The mayor has also disappointed with his heavy-handed take-over of the city’s Government Channel, which resulted in the cancellation of its public opinion forums. Those forums had been a popular way to provide non-partisan information about issues of interest to anyone who lives in Fayetteville.
Nobody expects Lioneld Jordan to do everything right if he’s elected mayor. But the city can be confident he’ll approach city government with a willingness to hear all sides and take all opinions into account before making the decision he believes is best for Fayetteville. He’s shown commendable openness in his years as an alderman. Based on his record, voters can expect the same from him as mayor. Which is why we’re endorsing him—again.
Copyright © 2001-2008 Arkansas Democrat-Gazette, Inc. All rights reserved. Contact: webmaster@nwanews.com

Six fire departments put out fire started by neighbor's brush burning

 
EDITORIALS : Still for Lioneld Jordan
Arkansas Democrat-Gazette Northwest Edition
Posted on Wednesday, November 19, 2008
URL: http://www.nwanews.com/adg/Editorial/244000

LIONELD JORDAN, the
conscientious alderman, is in a run-off for
mayor of Fayetteville. He’s trying to unseat Dan Coody, the two-term incumbent who’s seeking a third term. Mr. Jordan was our choice in the general election earlier this month. He remains our choice in Tuesday’s run-off.
Lioneld Jordan has much to recommend him. In his eight years as alderman, he’s never missed a city council meeting. He’s held monthly meetings in his ward to stay in touch with those who elected him to the city council. Known for his open approach, he listens to all. Even when he disagrees, he’s straightforward enough to explain why. He takes the time to master the difficult issues that come before a city council, and he’s been willing to admit he was wrong when he’s decided to change his mind.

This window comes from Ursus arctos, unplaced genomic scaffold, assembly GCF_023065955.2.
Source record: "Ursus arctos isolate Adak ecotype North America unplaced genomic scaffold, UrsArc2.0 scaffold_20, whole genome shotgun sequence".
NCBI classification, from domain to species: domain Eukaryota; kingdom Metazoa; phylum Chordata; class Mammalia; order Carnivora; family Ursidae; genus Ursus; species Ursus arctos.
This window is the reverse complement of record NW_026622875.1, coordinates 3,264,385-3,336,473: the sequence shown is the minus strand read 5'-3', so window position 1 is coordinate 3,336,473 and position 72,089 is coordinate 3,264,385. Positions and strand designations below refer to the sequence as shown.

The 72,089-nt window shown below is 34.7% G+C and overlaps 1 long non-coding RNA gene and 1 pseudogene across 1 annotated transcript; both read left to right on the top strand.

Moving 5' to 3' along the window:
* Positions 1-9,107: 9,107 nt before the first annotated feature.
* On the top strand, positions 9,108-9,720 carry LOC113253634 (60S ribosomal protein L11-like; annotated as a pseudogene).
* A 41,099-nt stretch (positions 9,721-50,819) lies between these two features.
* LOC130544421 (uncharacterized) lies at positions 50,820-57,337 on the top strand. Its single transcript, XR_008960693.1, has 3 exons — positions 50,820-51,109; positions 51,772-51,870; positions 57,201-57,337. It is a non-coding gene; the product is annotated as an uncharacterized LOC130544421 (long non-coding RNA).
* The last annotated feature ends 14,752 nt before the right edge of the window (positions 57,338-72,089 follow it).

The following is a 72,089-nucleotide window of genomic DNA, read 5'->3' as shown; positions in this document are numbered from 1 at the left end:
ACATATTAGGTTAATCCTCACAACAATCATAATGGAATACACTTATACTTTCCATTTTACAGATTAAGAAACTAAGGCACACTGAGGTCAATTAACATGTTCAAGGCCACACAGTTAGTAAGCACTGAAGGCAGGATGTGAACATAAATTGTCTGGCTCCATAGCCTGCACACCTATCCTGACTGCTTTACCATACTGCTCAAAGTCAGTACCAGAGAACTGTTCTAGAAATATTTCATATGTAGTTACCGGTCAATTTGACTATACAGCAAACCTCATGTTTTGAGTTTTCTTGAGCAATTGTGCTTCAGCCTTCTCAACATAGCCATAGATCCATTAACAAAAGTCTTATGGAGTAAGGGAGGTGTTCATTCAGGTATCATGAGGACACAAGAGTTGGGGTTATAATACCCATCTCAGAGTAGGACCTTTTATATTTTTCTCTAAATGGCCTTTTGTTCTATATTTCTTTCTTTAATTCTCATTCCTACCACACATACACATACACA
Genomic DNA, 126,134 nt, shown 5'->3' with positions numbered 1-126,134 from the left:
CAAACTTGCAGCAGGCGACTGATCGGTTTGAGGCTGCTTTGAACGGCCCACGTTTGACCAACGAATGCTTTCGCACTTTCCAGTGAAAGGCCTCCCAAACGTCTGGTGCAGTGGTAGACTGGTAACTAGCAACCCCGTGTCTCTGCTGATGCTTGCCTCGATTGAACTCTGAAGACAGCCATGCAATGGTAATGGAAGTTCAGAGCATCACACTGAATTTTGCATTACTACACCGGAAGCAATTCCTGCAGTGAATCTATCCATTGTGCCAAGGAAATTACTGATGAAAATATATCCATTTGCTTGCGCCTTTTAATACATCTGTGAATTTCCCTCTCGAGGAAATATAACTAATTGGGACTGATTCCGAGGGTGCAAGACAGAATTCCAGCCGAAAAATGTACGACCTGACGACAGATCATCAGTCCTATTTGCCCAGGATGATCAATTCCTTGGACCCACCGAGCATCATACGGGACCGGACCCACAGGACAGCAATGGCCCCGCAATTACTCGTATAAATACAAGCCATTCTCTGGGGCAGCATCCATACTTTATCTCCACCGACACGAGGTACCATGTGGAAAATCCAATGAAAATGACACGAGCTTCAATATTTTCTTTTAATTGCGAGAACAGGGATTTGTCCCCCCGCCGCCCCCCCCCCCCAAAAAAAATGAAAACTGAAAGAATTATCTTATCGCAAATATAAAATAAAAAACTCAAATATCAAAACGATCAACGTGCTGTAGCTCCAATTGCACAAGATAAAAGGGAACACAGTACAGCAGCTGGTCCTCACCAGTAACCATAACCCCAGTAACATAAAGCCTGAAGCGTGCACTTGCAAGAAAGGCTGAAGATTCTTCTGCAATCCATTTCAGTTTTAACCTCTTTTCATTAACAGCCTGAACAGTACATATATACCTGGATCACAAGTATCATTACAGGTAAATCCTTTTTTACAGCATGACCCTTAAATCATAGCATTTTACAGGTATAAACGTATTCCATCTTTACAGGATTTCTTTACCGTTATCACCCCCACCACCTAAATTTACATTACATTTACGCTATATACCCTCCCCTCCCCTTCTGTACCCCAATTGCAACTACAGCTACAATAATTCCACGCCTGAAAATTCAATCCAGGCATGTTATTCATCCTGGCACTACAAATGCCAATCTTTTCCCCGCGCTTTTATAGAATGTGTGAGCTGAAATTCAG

He’s in a tough runoff. His opponent, Mayor Coody, has been a fixture in Fayetteville politics for many years, long predating his first election as mayor in 2000. And the mayor has got lots of supporters to show for it. But his opponent in this runoff has put together a notable coalition in his campaign to become Fayetteville’s next mayor. Mr. Jordan has won the endorsements of Fayetteville’s police officers and firefighters, as well as that of the Sierra Club and the local Green Party. In addition, three other candidates for mayor in the general election have now offered their support to him.
Mayor Coody has had his share of difficulties over the years. He bears ultimate responsibility for the $ 60-million-plus cost overrun for the expansion of the city’s wastewater system. The project came in three years late and had to be rescued with an increase in the city sales tax. He pushed hard for putting up a big hotelplus-condo at the site of the old Mountain Inn. But it has yet to materialize. Instead, the city has gotten a parking lot on the site.
The mayor has also disappointed with his heavy-handed take-over of the city’s Government Channel, which resulted in the cancellation of its public opinion forums. Those forums had been a popular way to provide non-partisan information about issues of interest to anyone who lives in Fayetteville.